Tension-Type Headache

Headache is common, and almost everyone experiences it at some point. For some, it lasts very briefly, while others suffer from headaches almost constantly. Not all headaches are the same; there are many different types of headaches. Although headaches can be quite bothersome, the cause of headaches is rarely serious. This blog will delve into tension-type headaches, also known as muscle tension headaches.

What is Tension-Type Headache?

Tension-type headache (TTH) is commonly referred to as muscle tension headache or tension headache. This is the most common form of headache. The 1-year prevalence of this type of headache is 48%, meaning that about half of the population experiences this type of headache within a year.

A tension headache is often described as if there is a tight band around the head. It is felt on both sides of the head and is characterized by a constricting sensation rather than a throbbing one. The intensity of the headache is mild to moderate, meaning that it is not so severe as to make everyday activities impossible. Unlike migraine, physical activity does not exacerbate the pain. The duration of the headache varies from a few hours to days, and it may be accompanied by intolerance to light (photophobia), intolerance to sound (phonophobia), or slight nausea (without vomiting).

Tension-type headache is classified into different forms based on the duration of the headache. These include infrequent episodic TTH (less than 1 day per month), frequent episodic TTH (< 15 days per month), chronic TTH (> 15 days per month), and probable TTH. In cases of probable TTH, some symptoms may be absent or differ, leading to the term “probable TTH.”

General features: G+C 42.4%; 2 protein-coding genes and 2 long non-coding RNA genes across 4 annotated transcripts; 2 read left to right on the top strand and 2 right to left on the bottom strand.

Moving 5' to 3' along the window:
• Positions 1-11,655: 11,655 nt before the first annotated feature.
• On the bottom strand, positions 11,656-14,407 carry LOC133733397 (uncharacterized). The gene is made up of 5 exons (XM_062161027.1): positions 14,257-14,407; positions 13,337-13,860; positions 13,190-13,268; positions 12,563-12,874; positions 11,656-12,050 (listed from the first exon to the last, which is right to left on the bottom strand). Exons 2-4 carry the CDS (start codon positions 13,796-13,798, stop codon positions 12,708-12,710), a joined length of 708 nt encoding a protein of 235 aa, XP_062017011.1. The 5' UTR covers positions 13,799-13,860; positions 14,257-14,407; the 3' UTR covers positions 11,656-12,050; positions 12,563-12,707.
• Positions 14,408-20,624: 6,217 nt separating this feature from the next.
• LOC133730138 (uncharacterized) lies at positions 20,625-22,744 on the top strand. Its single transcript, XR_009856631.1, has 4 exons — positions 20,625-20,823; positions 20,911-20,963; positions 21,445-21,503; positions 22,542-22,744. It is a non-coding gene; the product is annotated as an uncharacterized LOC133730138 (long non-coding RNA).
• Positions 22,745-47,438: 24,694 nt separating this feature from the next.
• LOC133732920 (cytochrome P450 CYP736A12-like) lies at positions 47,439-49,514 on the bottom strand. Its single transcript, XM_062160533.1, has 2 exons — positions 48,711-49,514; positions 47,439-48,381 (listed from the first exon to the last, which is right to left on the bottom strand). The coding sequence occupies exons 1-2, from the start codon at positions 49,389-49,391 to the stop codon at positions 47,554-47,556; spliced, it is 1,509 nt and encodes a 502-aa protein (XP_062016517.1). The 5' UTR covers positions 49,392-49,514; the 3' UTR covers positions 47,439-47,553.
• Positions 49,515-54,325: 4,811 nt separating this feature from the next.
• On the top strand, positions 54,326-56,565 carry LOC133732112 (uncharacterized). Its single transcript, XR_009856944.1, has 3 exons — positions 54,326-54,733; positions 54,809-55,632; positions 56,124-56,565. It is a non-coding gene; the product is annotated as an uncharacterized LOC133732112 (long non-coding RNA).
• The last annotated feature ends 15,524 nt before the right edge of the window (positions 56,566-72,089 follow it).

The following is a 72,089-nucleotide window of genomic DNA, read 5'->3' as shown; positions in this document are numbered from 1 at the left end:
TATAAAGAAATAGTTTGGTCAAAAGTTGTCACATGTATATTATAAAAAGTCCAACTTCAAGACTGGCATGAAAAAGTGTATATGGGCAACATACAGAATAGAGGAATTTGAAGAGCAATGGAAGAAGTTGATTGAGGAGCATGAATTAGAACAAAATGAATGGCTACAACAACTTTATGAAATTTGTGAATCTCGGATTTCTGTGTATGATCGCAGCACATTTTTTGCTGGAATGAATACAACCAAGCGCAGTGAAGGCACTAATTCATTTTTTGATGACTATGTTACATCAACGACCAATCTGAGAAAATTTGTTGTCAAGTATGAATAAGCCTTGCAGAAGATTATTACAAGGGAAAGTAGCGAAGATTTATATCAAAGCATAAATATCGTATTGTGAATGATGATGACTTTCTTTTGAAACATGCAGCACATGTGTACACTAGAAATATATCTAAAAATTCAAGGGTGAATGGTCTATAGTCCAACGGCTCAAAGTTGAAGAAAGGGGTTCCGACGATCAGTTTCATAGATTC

What Causes TTH?

The exact cause of muscle tension headache is not certain. There have been recent indications that various factors could play a role in its development, such as local muscle tension/trigger points, referred pain, and peripheral/central sensitization.

Trigger points can result in increased local muscle tension in the neck and shoulder region. These trigger points might stem from heightened biochemical activity in the affected muscles. Stress, for instance, could contribute to this increased biochemical activity, hence the term “tension headache.” However, stress is not necessarily the sole cause. If this heightened activity persists, it could lead to some confusion in the nervous system, resulting in peripheral sensitization. This entails a sort of miscommunication in the transmission of signals between the neck and shoulder region and the brain.

Referred pain is, in short, pain felt in a location other than where the actual pain stimulus originates. For example, a problem in the neck can cause pain to radiate to the head. In this case, you would feel the pain in your head, but the actual source of the issue lies in the neck.

Treatment of TTH

Tension headaches can often be effectively treated when its source is partly in the neck. Therefore, it’s always worthwhile to schedule an appointment with Orthomedix if you experience headaches accompanied by neck pain. We will work with you to determine whether the headache is caused by a neck or upper back issue. There are various interventions we can employ to help resolve the problem.

For targeted and efficient treatment, consider making an appointment with Orthomedix. We will work together with you to identify the cause of the issue and develop a personalized treatment plan.

Feel free to contact us via the contact form or call one of our clinics.

Sources: ICHD-3, 2018; ihs-headache.org; NHG-standaard Hoofdpijn; Shah et al, 2005; Schoenen et al, 2008; Bendtsen, 2011; Sohn, 2013; Arendt-Nielsen et al, 2016.

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